Product Analytics/Superset Access

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Screenshot of an edit counts dashboard
Screenshot of a traffic dashboard
Gallery of chart types available in Superset
Screenshot of hourly edit counts in Turnilo

Hello, dear reader! If you're on this page you're probably interested in checking out Superset.

Apache Superset (available at superset.wikimedia.org) is a dashboarding and data exploration tool. The screenshots on the right showcase two examples of it – reading and editing metrics dashboards created by Connie Chen – and illustrate some core features like formatted text (which can include links), menus for user input, and interactive charts. There are a lot of ways to slice and dice the data and many chart options in Superset (see gallery of options on the right) to visualize that data with.

Turnilo (available at turnilo.wikimedia.org) is data exploration tool and can be thought of as a much lighter version of Superset. All the datasets available in one are also available in the other because both of these tools hook up into the same backend database called Apache Druid, where these datasets are stored as "data cubes" (aka "Druid Datasources" in Superset). Unlike Superset, Turnilo does not let you create dashboards and its charting capabilities are very limited. If you're familiar with the concept of pivoting when working with spreadsheets, Turnilo is basically just for doing that.

Access[edit]

If you've tried to open either of those links (or any Superset/Turnilo links in the past), you've seen something like this:

https://superset.wikimedia.org is requesting your username and password. The site says: “Developer account (use shell login name not wiki) - allowed groups: wmf, nda”

It's understandable (and completely okay, even!) if you're not sure what exactly it's asking you or how to get past that.

Let's demystify it a bit.

A developer account is the account you use on Wikitech. It's also known as "LDAP account/credentials" within the Wikimedia tech world and you can create one here. The Wikitech account password and the UNIX shell username you pick will be the login info you will use to access Superset/Turnilo.

Why?[edit]

Great question! There are two reasons:

  1. The data in Druid/Superset/Turnilo has not been cleared for public release. In very few cases there are public versions of datasets – and those have been altered for public consumption for security/privacy reasons like the geoeditors dataset which has a private version and a public version – and in other cases the data may never become publicly available.
  2. LDAP info is how account access, group membership, and permissions are programmatically managed by the ops engineers on the SRE and Analytics Engineering teams. They have a whole system[1] set up for managing key-based authentication, permissions, and access to things like SWAP for running queries and performing analyses, the data lake (which includes events from EventLogging and traffic data that has IP addresses), and BI tools like Superset – which ties into the general system that they use to manage all of Wikimedia's infrastructure.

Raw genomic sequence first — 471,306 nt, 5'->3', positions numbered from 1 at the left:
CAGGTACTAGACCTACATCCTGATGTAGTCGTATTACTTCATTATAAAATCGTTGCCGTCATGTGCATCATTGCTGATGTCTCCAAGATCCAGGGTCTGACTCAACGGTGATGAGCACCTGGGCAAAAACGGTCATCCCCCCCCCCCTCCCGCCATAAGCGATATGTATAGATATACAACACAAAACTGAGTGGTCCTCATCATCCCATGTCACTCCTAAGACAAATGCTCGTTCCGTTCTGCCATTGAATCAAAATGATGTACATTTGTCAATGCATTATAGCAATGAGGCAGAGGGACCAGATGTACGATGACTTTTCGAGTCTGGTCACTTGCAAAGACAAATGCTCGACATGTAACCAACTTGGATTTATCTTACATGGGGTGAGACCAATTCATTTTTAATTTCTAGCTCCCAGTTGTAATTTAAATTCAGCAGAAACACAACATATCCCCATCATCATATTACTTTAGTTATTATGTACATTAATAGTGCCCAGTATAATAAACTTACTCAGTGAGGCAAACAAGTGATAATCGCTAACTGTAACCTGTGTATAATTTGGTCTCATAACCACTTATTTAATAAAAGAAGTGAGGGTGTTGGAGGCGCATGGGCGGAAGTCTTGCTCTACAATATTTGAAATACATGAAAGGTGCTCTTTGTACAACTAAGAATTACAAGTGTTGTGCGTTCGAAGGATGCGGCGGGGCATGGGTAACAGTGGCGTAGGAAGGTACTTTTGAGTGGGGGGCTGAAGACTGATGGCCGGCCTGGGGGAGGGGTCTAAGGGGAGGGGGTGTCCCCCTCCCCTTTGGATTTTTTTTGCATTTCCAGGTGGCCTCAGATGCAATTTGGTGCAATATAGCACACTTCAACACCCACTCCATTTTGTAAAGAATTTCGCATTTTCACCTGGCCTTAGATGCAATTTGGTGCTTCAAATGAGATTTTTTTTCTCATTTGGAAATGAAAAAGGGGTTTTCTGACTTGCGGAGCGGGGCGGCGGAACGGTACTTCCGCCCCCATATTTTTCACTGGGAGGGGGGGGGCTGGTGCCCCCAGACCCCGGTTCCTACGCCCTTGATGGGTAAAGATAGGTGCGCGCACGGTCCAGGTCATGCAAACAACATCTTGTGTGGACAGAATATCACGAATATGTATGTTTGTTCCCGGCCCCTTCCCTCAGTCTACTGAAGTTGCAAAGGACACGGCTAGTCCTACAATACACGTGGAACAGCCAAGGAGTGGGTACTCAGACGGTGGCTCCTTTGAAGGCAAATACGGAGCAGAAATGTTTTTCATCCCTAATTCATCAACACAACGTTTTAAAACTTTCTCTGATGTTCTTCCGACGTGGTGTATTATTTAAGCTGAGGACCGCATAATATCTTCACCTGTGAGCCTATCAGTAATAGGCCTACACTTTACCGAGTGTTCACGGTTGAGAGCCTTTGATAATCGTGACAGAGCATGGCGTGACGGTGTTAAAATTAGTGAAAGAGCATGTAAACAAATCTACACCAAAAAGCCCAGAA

Besides being able to use Superset and Turnilo, having Wikitech/LDAP enables you to contribute to Wikimedia projects (including MediaWiki Core and MediaWiki extensions) on Gerrit (similar to GitHub) and use Wikimedia Cloud Services like Cloud VPS (similar to Amazon EC2) and Toolforge for things like making your own Wikipedia & Commons bots.

Requesting access[edit]

Once you have a developer (Wikitech) account, you will need to request to be added to either the wmf or the nda group. The wmf group is for full-time req# staff and the nda group is for external collaborators and contractors who have signed an NDA. The request is made by creating a Phabricator task tagged with LDAP-Access-Requests where you will need to:

  • Specify who you are and your Wikitech username (preferably linked to your User page on Wikitech)
  • Specify which group you're requesting to be added to
    • For wmf group: mention that you're a full-time WMF employee.
    • For nda group: you will need your supervisor to confirm by commenting on the task.
  • Include the reason for your request – e.g. "to access Superset/Turnilo"

Here are some examples of requests to use as reference: Danny Horn's and Kate Zimmerman's.

It might take a few days for this request to be processed but once it's done, it's done. Congratulations, you're one of the cool kids now!

Aside: if this is your first time hearing about it, Phabricator is the tool used for project management, software bug reporting and feature requests at Wikimedia. Refer to these instructions for creating a Phabricator account by logging in with your Wikimedia unified account or the Wikitech developer account. Whichever one you don't pick can be linked to your Phabricator account later[2] to enable you to login with either.

Troubleshooting: once your request is processed and you see a confirmation that you've been added to one of those groups, try logging in with your shell username (check this page if you don't remember what you picked) and Wikitech password. If for some reason your access is denied, you will need to contact the Analytics Engineering team for support.

Training[edit]

If you're interested in learning more about Superset/Turnilo and what you can do with them, you can book an appointment with anyone on the Product Analytics team to have a certified data professional give you a tour of Turnilo, dashboarding in Superset, and explain the various datasets available within those tools. Training can be done 1:1 or in groups. See our Office Hours page for more details.

P.S. We're hoping to make offline/asynchronous training available in the near future.

Further reading[edit]

References[edit]